Threatened to vacate this earthby HUMRA QURAISHI March 19 2022, 12:00 am Estimated Reading Time: 5 mins, 9 secs
Humra Quraishi responds to the film The Kashmir Files, making headline news across media today, with a reminder to the many human tragedies taking place across a highly communally charged India.
It’s eerie how even shrines are not spared now. They’re vandalized and attacked by troublemakers on the prowl everywhere. The latest of this heavily charged communal wave last week was the targeted attack on the dargah in Madhya Pradesh’s Narmadapuram district on the State Highway 22. The wooden doors at the front of the shrine went missing and were later found dumped in River Maru, and the hand pump in the compound was uprooted and broken. Also, the minaret and the tomb at the entrance were found coated in saffron.
One wants to cry and protest against this communal frenzy that’s spreading. How rotten it is to target holy shrines! Shouldn’t these vandals be told that Sufis are considered to be the most spiritually powerful people on the planet and even the high and mighty kings and conquerors of the past bowed before them with respect? How crude is it that even the dead and the long buried are not spared by the saffron squads roaming the streets these days threatening India’s syncretic culture and diversity. If this is not uncivilized, what is!
I’m reminded of what the well-known historian, Professor Kunwar Rifaqat Ali Khan, who taught at the Jamia Millia Islamia University, had once told me. He told me about this personal experience that he had: Whilst riots were peaking in Mumbai, post-Babri Masjid demolition, Rifaqat had to travel by train from Mumbai to New Delhi. The insecurity he was feeling, drove him to remove all signs of his Muslim identity from the suitcase and bags he was carrying. And then, in that state of fear, he sat on the top most tier only to hear a co-passenger talk obnoxious stuff, a communal diatribe of the worst kind is what he was subjected to for the entire journey. Rifaqat told me that he had no choice but to stay perched there quietly and listen to an anti-Muslim tirade. After all, who would save him if he was to object to what was being said and was therefore thrown off a running train?
He said, “That fellow continued making communal comments but I couldn’t react, even when he uttered words like, ‘Muslims and Christians ought to be killed! They should be finished, the weeding out of the Muslims and Christians is necessary, only after having done that will this country will be okay.’ He just wouldn’t stop, right till the time that the train reached the Ajmer railway station. And then suddenly, shockingly and unbelievably he announced to the passengers sitting around him, that he had decided to get off at that station to pay respects to the Ajmer Sharif dargah of Khwaja Moinuddin Chishti!” This is one dargah where there's never been any discrimination, religious or regional, so much so that several shops leading to the dargah are said to be owned by Hindu refugees.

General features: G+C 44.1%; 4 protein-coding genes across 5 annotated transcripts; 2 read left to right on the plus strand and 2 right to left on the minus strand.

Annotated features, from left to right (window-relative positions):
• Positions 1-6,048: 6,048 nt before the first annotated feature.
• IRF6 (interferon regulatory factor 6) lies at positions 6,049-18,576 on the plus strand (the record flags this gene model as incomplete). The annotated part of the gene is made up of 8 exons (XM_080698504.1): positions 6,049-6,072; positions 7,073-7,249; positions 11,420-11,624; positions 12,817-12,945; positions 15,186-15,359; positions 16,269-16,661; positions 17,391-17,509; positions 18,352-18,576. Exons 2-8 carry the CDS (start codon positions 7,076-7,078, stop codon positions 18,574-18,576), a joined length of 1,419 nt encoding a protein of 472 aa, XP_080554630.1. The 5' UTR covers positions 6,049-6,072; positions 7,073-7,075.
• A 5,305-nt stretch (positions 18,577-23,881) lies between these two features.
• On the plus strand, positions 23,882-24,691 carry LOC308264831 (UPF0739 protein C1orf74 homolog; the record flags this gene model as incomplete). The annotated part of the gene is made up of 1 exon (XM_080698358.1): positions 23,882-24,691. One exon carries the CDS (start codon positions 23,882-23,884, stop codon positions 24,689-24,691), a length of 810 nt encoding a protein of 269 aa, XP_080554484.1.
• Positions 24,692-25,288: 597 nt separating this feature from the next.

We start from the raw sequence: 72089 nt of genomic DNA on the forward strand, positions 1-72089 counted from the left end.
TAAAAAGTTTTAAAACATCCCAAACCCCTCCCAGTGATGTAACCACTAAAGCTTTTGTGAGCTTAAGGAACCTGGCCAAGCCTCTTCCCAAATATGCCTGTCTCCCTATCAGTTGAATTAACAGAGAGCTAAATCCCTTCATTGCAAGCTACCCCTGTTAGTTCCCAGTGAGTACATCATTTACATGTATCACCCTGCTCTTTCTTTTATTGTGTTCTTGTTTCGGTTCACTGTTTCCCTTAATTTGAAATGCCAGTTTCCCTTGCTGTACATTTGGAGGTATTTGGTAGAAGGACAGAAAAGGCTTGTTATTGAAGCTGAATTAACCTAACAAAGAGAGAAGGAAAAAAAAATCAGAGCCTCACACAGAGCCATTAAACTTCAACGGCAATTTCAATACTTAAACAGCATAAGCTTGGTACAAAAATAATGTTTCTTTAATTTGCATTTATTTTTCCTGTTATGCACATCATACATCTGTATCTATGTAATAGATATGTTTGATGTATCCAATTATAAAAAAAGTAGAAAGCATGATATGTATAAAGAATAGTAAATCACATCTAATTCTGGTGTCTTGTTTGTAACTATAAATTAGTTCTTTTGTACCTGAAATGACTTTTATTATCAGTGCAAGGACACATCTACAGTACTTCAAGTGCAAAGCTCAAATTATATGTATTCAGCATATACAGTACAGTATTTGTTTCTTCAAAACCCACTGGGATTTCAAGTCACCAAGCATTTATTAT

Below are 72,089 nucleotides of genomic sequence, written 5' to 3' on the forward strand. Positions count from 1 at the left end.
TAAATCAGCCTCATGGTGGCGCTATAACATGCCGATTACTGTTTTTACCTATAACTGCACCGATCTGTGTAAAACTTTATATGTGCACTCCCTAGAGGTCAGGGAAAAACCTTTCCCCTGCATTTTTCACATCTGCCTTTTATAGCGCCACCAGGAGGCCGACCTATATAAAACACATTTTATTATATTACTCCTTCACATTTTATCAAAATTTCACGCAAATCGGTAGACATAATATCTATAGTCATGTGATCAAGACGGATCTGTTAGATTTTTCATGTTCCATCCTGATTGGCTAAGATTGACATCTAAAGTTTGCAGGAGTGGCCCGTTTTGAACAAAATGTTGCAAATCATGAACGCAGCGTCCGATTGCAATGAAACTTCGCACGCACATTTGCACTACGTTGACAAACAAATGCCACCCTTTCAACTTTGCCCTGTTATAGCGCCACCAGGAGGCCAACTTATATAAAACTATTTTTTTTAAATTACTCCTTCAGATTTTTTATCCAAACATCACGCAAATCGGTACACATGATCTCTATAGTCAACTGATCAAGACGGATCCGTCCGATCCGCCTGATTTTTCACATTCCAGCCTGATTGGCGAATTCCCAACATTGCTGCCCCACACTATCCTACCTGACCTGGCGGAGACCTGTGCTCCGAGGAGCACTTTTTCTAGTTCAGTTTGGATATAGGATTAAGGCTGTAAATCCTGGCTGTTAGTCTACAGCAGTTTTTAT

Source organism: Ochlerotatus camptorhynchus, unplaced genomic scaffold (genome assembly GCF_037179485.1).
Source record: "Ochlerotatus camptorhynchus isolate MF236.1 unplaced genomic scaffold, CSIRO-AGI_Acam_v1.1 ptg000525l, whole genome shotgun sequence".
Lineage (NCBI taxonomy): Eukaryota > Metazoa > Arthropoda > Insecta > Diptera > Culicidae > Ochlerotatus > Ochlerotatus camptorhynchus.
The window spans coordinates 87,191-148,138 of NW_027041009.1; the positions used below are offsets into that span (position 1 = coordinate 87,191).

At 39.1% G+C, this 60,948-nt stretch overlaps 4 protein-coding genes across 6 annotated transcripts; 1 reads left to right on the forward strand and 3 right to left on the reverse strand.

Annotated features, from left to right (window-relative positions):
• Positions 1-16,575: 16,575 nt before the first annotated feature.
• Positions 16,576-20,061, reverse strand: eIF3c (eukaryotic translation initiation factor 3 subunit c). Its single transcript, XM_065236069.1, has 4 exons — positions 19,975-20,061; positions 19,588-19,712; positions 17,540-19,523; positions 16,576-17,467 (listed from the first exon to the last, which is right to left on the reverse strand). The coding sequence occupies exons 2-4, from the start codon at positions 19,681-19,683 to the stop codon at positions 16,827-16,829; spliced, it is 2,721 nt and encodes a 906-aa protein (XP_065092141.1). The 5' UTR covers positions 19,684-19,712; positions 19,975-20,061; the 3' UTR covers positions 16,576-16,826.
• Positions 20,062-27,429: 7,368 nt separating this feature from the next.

If we were to shift our focus from the graves of the Sufis to the graves of the ordinary, then there’s more apprehension about political mafias eyeing Waqf lands. Can the dead rest in peace in their graves or not? After all, most graveyards are located on Waqf lands; and once attacked, they won’t be spared, would they?
In today’s hyper mahaul, if those alive can be lynched on the highways, along pathways and intersections, it wouldn’t them take long to dig skeletons out. Threats issued by the Right-Wing brigades have reached such a pitch that a minister in the Yogi Adityanath cabinet, had, during his tour to the University town of Aligarh, gone so far as to say that he will “bury alive” all those protesting against the CAA!
During my travels to different towns and cities, I make it a point to visit graveyards, gaze at the earth’s capacity to hold the countless dead. Why do I visit those graveyards? More than it being my way of saying ‘salaam’ to the dead, it is to find out the circumstances in which they had died. To find out who killed them, if they had been murdered. Were their killers known to us, or unknown? Blood always leaves stains and it is important to find out where it leads you to.
Another one of the most bloody cases of injustice was the 1987 killing of 40 Muslim men in Hashimpura Uttar Pradesh by the Provincial Armed Constabulary (PAC). In June 2006 the trial court had framed charges against the 17 accused policemen of PAC. It took them almost 20 years for the charges to be framed! How many years will it take us to convict the killers?
What if I, a college going Muslim student based in Karnataka, want to cover my head with a scarf but am denied the basic right? I would be pained and feel that I’m not treated fairly, right? How do I process this disruption in my life, which intrudes upon my personal behaviour? The only thing I would know is that someone is trying to deliberately snatch my right to education and empowerment, purposely killing my spirit for political reasons.
And with the ‘The Kashmir Files’, what if there was also The Gujarat Files, The North East Delhi Files, The Ayodhya Files, The Srinagar Files, The Muzaffarnagar Files, The Assam Files, The Sarkari Killers File’… the list is endless.
Rather than comment upon it, I’ll leave you with these lines of Devi Prasad Mishra: Remains of me/Here I was born/On this stone/On a face like/My own face//I put my face and/Wept for days/Here I sat holding my head/And there flowed my blood//Somewhere here/On this part of the earth/I was threatened to vacate the earth//And here perhaps/In the neighbourhood of me/Are traceable/Remains of me.